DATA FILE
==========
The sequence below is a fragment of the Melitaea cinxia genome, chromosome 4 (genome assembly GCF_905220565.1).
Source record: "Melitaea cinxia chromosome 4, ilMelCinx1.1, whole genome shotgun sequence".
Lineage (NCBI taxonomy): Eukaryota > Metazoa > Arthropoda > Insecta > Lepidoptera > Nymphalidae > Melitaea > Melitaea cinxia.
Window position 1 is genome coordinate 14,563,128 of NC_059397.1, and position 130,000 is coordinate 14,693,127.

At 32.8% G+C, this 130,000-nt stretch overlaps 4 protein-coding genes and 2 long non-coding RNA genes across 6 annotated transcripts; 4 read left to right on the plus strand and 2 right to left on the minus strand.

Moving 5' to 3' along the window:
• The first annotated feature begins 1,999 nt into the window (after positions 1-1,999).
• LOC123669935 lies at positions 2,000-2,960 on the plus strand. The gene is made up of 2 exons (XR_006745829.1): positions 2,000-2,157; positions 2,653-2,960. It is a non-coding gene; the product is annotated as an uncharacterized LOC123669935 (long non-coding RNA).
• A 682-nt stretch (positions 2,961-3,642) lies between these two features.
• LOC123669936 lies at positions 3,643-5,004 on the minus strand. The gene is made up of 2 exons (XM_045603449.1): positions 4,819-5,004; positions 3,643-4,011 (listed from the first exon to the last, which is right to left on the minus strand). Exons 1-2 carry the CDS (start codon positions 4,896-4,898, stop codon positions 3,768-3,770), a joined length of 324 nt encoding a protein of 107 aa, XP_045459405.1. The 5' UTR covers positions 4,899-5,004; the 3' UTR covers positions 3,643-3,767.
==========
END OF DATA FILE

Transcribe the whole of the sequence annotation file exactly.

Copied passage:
The sequence below is a fragment of the Melitaea cinxia genome, chromosome 4 (genome assembly GCF_905220565.1).
Source record: "Melitaea cinxia chromosome 4, ilMelCinx1.1, whole genome shotgun sequence".
Lineage (NCBI taxonomy): Eukaryota > Metazoa > Arthropoda > Insecta > Lepidoptera > Nymphalidae > Melitaea > Melitaea cinxia.
Window position 1 is genome coordinate 14,563,128 of NC_059397.1, and position 130,000 is coordinate 14,693,127.

At 32.8% G+C, this 130,000-nt stretch overlaps 4 protein-coding genes and 2 long non-coding RNA genes across 6 annotated transcripts; 4 read left to right on the plus strand and 2 right to left on the minus strand.

Moving 5' to 3' along the window:
• The first annotated feature begins 1,999 nt into the window (after positions 1-1,999).
• LOC123669935 lies at positions 2,000-2,960 on the plus strand. The gene is made up of 2 exons (XR_006745829.1): positions 2,000-2,157; positions 2,653-2,960. It is a non-coding gene; the product is annotated as an uncharacterized LOC123669935 (long non-coding RNA).
• A 682-nt stretch (positions 2,961-3,642) lies between these two features.
• LOC123669936 lies at positions 3,643-5,004 on the minus strand. The gene is made up of 2 exons (XM_045603449.1): positions 4,819-5,004; positions 3,643-4,011 (listed from the first exon to the last, which is right to left on the minus strand). Exons 1-2 carry the CDS (start codon positions 4,896-4,898, stop codon positions 3,768-3,770), a joined length of 324 nt encoding a protein of 107 aa, XP_045459405.1. The 5' UTR covers positions 4,899-5,004; the 3' UTR covers positions 3,643-3,767.